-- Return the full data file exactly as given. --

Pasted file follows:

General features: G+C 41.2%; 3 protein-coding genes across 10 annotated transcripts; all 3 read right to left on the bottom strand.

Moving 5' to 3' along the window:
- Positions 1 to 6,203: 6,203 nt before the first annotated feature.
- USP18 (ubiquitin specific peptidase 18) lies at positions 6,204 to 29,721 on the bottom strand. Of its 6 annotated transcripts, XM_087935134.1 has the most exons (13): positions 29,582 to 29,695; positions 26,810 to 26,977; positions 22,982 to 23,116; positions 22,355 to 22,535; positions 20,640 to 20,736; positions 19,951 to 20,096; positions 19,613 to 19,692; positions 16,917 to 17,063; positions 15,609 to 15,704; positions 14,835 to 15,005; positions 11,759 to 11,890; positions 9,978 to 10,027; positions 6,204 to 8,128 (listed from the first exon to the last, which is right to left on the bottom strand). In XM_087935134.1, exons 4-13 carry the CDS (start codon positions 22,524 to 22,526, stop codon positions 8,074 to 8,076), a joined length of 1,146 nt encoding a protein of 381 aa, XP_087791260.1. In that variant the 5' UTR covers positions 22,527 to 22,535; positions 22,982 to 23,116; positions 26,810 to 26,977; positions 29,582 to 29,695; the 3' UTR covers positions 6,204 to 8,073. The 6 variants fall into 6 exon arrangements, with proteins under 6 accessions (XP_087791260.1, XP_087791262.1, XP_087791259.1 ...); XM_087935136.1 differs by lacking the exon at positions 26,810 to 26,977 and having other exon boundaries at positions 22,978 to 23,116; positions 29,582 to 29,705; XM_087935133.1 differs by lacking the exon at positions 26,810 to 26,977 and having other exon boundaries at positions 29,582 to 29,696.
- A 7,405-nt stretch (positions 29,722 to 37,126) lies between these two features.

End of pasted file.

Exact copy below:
General features: G+C 41.2%; 3 protein-coding genes across 10 annotated transcripts; all 3 read right to left on the bottom strand.

Moving 5' to 3' along the window:
- Positions 1 to 6,203: 6,203 nt before the first annotated feature.
- USP18 (ubiquitin specific peptidase 18) lies at positions 6,204 to 29,721 on the bottom strand. Of its 6 annotated transcripts, XM_087935134.1 has the most exons (13): positions 29,582 to 29,695; positions 26,810 to 26,977; positions 22,982 to 23,116; positions 22,355 to 22,535; positions 20,640 to 20,736; positions 19,951 to 20,096; positions 19,613 to 19,692; positions 16,917 to 17,063; positions 15,609 to 15,704; positions 14,835 to 15,005; positions 11,759 to 11,890; positions 9,978 to 10,027; positions 6,204 to 8,128 (listed from the first exon to the last, which is right to left on the bottom strand). In XM_087935134.1, exons 4-13 carry the CDS (start codon positions 22,524 to 22,526, stop codon positions 8,074 to 8,076), a joined length of 1,146 nt encoding a protein of 381 aa, XP_087791260.1. In that variant the 5' UTR covers positions 22,527 to 22,535; positions 22,982 to 23,116; positions 26,810 to 26,977; positions 29,582 to 29,695; the 3' UTR covers positions 6,204 to 8,073. The 6 variants fall into 6 exon arrangements, with proteins under 6 accessions (XP_087791260.1, XP_087791262.1, XP_087791259.1 ...); XM_087935136.1 differs by lacking the exon at positions 26,810 to 26,977 and having other exon boundaries at positions 22,978 to 23,116; positions 29,582 to 29,705; XM_087935133.1 differs by lacking the exon at positions 26,810 to 26,977 and having other exon boundaries at positions 29,582 to 29,696.
- A 7,405-nt stretch (positions 29,722 to 37,126) lies between these two features.